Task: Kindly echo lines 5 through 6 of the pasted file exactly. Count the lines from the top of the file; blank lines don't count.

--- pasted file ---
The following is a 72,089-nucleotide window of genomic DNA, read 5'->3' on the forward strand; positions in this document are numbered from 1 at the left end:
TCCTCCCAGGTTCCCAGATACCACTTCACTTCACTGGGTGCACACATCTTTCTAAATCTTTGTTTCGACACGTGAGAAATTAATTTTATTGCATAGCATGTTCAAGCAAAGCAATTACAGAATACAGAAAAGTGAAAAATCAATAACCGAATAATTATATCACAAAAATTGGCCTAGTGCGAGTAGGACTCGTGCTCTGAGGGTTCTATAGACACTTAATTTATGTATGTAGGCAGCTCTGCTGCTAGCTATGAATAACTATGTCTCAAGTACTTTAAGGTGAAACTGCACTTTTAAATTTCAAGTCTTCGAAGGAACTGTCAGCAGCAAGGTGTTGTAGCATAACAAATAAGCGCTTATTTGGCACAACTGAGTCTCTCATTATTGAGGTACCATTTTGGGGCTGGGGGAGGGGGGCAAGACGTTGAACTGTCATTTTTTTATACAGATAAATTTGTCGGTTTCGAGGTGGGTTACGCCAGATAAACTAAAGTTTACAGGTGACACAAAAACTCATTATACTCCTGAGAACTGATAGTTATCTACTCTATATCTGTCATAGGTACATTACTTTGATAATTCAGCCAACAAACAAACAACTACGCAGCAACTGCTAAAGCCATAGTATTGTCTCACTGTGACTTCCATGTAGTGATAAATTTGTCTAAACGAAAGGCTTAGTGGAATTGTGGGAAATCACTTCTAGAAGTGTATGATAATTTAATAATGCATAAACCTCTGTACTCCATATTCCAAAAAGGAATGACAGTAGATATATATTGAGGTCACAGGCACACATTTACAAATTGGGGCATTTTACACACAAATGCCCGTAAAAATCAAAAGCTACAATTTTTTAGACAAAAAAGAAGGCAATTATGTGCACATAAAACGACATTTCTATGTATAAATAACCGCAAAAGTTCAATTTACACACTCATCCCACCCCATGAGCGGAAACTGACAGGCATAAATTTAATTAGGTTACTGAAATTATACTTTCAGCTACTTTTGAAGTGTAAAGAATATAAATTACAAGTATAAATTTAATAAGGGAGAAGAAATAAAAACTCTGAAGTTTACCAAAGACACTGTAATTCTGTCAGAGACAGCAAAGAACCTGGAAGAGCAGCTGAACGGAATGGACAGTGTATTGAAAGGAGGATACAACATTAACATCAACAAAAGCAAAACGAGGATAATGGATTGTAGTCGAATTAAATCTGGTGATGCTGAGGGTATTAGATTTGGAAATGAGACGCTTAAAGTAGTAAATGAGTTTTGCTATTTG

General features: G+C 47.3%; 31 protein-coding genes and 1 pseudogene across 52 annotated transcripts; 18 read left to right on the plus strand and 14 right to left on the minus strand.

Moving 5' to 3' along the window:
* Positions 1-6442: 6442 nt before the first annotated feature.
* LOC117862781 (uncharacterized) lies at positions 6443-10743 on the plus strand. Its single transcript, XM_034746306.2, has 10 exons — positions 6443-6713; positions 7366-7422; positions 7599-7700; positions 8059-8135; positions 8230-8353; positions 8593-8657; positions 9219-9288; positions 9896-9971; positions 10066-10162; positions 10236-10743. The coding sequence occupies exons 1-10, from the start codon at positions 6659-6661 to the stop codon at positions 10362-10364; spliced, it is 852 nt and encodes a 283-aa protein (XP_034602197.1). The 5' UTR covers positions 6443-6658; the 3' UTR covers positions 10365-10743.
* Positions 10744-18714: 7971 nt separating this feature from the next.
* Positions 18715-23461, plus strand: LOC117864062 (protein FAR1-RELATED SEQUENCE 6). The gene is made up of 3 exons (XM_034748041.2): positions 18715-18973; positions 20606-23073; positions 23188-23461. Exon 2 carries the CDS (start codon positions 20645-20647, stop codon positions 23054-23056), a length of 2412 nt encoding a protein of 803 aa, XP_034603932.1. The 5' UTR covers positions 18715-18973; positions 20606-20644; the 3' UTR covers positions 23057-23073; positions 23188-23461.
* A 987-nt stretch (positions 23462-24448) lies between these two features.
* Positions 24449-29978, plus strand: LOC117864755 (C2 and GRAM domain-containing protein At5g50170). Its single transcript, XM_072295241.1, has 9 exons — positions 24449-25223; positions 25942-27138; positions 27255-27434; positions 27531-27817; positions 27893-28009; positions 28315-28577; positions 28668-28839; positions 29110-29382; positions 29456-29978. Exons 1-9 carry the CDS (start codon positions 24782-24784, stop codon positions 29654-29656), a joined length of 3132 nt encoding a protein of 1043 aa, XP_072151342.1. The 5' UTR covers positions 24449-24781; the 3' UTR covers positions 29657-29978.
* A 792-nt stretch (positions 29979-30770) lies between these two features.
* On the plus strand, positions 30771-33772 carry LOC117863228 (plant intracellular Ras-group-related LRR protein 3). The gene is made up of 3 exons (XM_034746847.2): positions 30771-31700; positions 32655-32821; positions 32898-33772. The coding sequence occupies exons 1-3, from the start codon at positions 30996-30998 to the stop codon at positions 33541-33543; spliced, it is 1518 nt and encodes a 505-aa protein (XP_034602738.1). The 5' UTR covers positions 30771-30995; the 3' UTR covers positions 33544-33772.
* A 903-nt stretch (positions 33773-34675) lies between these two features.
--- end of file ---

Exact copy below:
* Positions 1-6442: 6442 nt before the first annotated feature.
* LOC117862781 (uncharacterized) lies at positions 6443-10743 on the plus strand. Its single transcript, XM_034746306.2, has 10 exons — positions 6443-6713; positions 7366-7422; positions 7599-7700; positions 8059-8135; positions 8230-8353; positions 8593-8657; positions 9219-9288; positions 9896-9971; positions 10066-10162; positions 10236-10743. The coding sequence occupies exons 1-10, from the start codon at positions 6659-6661 to the stop codon at positions 10362-10364; spliced, it is 852 nt and encodes a 283-aa protein (XP_034602197.1). The 5' UTR covers positions 6443-6658; the 3' UTR covers positions 10365-10743.